The last several bits of H-1B news that have trickled across the wire have seemed, at least on the surface, to be good things for IT professionals.
In late June, the immigration bill went up in flames, taking with it a provision to raise the set cap on the skilled worker visas. A few days prior, a video in which an immigration law firm offered advice to companies on how to avoid hiring U.S. worker for a job set aside for a H-1B workers set off a firestorm of criticism last week, drawing the attention and ire of a U.S. senator and congressman, who called it a "blatant disregard for American workers."
In early June, Patni Computer Systems, an Indian outsourcing firm, agreed to pay more than 600 H-1B visa holders over $2.4 million in back wages, a sign that lawmakers were going after illegal wage advantages given to foreign workers, which hurt U.S. workers.
In April, a bill introduced by Sens. Chuck Grassley (R-Iowa) and Dick Durbin (D-Ill.), put the onus on employers to prove that they had gone to lengths to ensure that an H-1B visa holder would not be displacing a prospective U.S. employee.
Most recently, our Washington reporter concludes that the odds of the current Congress upping the limit on H-1B visas are slim-to-none, much to the chagrin of the tech employers who have long lobbied for an increase.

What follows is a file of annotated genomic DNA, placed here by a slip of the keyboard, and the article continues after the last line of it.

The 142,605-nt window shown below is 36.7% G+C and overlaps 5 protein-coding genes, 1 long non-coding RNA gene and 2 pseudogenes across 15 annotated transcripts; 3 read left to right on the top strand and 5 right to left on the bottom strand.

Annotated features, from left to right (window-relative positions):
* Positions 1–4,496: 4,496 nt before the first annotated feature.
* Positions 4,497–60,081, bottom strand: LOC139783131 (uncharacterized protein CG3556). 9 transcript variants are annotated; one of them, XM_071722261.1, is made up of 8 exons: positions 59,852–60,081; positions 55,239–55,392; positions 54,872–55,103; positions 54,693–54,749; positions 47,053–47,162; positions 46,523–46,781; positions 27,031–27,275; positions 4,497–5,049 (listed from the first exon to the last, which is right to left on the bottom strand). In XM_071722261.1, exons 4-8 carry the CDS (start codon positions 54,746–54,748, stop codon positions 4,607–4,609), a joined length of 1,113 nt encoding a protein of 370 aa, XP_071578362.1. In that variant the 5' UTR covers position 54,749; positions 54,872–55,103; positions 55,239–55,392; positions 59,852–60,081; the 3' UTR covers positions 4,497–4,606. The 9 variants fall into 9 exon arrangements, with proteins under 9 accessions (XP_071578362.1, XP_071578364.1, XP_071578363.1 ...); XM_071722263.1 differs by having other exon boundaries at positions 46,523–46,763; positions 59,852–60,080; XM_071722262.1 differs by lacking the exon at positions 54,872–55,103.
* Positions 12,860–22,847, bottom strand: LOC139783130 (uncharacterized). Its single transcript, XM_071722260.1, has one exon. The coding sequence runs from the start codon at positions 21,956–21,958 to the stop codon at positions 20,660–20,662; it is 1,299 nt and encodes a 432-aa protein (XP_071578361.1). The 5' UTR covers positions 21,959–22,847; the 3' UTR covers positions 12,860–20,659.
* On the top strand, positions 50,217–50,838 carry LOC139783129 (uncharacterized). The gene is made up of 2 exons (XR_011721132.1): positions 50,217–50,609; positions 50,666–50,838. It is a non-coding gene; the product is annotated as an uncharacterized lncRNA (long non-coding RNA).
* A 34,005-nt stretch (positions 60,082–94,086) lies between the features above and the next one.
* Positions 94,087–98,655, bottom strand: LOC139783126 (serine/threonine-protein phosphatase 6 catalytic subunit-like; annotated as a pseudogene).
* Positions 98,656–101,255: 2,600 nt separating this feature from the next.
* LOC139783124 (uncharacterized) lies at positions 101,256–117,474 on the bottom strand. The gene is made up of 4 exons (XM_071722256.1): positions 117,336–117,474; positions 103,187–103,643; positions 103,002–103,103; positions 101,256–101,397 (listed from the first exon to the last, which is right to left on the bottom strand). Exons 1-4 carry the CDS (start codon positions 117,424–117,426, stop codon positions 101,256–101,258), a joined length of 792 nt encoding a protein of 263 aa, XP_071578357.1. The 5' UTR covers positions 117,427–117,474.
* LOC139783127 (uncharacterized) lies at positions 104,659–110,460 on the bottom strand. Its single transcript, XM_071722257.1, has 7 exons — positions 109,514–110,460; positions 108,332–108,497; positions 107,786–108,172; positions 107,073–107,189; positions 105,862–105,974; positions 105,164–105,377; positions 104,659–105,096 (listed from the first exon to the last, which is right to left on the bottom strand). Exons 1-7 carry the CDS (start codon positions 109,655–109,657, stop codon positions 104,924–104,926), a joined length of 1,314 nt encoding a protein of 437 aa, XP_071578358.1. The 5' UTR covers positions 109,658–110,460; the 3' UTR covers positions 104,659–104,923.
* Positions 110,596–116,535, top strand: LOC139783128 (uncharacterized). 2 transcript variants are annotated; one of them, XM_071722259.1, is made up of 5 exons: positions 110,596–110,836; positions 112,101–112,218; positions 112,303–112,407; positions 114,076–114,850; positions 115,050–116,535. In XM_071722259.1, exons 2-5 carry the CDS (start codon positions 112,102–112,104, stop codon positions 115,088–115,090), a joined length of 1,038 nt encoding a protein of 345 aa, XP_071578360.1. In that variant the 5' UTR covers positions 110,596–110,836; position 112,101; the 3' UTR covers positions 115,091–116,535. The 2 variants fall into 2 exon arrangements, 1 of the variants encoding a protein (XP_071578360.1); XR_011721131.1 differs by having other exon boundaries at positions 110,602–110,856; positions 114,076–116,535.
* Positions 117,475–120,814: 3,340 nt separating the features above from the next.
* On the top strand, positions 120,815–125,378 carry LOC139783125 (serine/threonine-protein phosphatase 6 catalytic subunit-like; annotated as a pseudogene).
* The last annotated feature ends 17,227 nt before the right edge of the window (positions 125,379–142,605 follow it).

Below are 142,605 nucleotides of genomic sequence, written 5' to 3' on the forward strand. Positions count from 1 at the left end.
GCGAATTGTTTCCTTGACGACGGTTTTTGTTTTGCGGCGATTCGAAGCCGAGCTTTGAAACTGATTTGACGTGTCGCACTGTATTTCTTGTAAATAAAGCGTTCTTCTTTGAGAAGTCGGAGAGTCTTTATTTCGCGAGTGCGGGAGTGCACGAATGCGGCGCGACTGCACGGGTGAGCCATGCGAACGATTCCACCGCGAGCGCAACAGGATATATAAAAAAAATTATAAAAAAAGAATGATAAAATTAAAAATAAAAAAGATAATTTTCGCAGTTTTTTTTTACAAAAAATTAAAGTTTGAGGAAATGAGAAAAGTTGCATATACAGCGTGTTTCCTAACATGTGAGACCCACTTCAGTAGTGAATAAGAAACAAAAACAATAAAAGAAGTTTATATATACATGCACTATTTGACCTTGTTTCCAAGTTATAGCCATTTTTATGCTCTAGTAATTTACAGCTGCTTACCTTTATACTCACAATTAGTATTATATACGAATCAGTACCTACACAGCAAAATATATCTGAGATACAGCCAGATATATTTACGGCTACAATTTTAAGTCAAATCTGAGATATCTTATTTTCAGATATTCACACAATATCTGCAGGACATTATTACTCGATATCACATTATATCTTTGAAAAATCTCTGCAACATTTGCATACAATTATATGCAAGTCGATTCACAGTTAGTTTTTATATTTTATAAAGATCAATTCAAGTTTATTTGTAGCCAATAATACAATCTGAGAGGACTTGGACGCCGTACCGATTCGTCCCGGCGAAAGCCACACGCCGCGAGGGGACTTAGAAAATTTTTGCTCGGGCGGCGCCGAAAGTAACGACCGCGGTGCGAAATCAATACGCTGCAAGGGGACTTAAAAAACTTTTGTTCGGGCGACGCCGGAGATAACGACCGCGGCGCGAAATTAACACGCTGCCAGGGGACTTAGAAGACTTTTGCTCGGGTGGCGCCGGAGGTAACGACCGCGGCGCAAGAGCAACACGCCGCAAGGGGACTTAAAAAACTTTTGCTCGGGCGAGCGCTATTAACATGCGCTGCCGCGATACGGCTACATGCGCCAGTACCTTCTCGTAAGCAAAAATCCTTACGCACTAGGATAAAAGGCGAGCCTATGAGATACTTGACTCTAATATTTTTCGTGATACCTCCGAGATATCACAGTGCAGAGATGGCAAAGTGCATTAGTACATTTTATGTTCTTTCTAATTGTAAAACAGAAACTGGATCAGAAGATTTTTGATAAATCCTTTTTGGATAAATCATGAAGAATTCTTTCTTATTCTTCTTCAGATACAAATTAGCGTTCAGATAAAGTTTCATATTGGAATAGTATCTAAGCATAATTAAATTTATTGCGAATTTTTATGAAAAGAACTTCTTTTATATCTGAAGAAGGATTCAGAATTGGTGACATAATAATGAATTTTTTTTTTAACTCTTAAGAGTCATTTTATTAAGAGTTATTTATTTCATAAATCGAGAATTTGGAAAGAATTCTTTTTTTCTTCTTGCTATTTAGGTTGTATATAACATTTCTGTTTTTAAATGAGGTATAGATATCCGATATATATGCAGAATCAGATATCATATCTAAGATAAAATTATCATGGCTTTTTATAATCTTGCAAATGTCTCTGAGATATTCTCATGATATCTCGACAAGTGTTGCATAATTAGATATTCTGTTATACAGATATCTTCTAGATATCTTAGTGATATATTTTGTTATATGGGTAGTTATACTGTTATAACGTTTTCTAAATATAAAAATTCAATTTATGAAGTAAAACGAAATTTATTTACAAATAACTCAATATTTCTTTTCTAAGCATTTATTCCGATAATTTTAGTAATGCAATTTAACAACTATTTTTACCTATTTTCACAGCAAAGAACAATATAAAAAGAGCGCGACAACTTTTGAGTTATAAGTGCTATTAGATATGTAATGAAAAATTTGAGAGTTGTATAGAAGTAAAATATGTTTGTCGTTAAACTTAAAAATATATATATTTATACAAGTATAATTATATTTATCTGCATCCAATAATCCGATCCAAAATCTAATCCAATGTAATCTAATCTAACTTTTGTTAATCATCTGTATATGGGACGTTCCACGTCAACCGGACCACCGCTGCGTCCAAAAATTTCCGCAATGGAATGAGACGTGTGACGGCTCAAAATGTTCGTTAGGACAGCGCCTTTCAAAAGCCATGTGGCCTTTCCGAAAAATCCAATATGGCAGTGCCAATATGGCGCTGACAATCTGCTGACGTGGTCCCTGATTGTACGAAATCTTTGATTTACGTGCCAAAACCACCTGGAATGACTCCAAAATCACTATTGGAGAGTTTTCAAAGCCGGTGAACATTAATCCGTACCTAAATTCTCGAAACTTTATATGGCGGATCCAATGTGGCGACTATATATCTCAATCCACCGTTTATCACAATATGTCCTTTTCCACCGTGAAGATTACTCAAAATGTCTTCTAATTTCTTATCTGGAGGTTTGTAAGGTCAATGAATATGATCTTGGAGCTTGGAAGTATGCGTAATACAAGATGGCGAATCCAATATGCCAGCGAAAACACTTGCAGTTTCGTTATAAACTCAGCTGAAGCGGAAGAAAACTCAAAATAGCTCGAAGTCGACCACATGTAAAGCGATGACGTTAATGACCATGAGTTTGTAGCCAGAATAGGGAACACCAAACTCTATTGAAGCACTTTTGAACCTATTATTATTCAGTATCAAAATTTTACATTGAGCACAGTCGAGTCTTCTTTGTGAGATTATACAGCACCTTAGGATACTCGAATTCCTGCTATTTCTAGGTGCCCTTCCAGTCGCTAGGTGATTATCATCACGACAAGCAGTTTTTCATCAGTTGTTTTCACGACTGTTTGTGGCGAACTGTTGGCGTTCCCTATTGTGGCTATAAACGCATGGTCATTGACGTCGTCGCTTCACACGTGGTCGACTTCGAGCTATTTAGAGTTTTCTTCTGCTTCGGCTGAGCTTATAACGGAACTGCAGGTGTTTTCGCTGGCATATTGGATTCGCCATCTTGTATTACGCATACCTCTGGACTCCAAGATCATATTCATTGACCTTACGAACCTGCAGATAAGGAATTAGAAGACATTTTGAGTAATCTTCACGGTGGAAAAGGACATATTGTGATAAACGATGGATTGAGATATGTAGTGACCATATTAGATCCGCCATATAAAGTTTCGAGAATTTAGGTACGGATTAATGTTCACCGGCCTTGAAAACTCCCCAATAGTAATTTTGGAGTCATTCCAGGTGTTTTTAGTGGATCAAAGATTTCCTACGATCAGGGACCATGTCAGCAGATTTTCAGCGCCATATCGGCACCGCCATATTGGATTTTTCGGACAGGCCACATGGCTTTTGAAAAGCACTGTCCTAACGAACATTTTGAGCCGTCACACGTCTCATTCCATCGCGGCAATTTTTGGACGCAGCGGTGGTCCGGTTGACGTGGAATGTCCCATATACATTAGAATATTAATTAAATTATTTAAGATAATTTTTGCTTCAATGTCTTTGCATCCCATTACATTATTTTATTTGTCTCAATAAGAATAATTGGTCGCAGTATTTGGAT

So why aren't IT professionals sighing with relief that the threat of losing their jobs to even more foreign workers is behind them?
Quite simply, it's because it's not. Fed up with U.S. immigration hurdles, Microsoft announced plans on July 5 to open a software development center in Vancouver, British Columbia, that it hoped will "be home to software developers from around the world."
Six weeks later, the company leaked that it has been so swarmed with applicants from foreign workers who were unable to obtain H-1B visas that staffing the facility has actually "worn out" their HR team.
Not only is Microsoft announcing that if Congress doesn't do more to help them employ foreign workers that it will simply take its development offshore, this move is also expected to be watched and inevitably mimicked by other large tech employers whose lobbying efforts have failed.
Meanwhile, keeping America "globally competitive"—in part, by letting more foreign workers through the gates—has become a rallying cry in the upcoming presidential lobbying season.
Politicians promising to keep the United States open to foreign competition are pitted against U.S. IT and engineering professionals who fear having their wages depressed and their job opportunities limited by a competitive job market.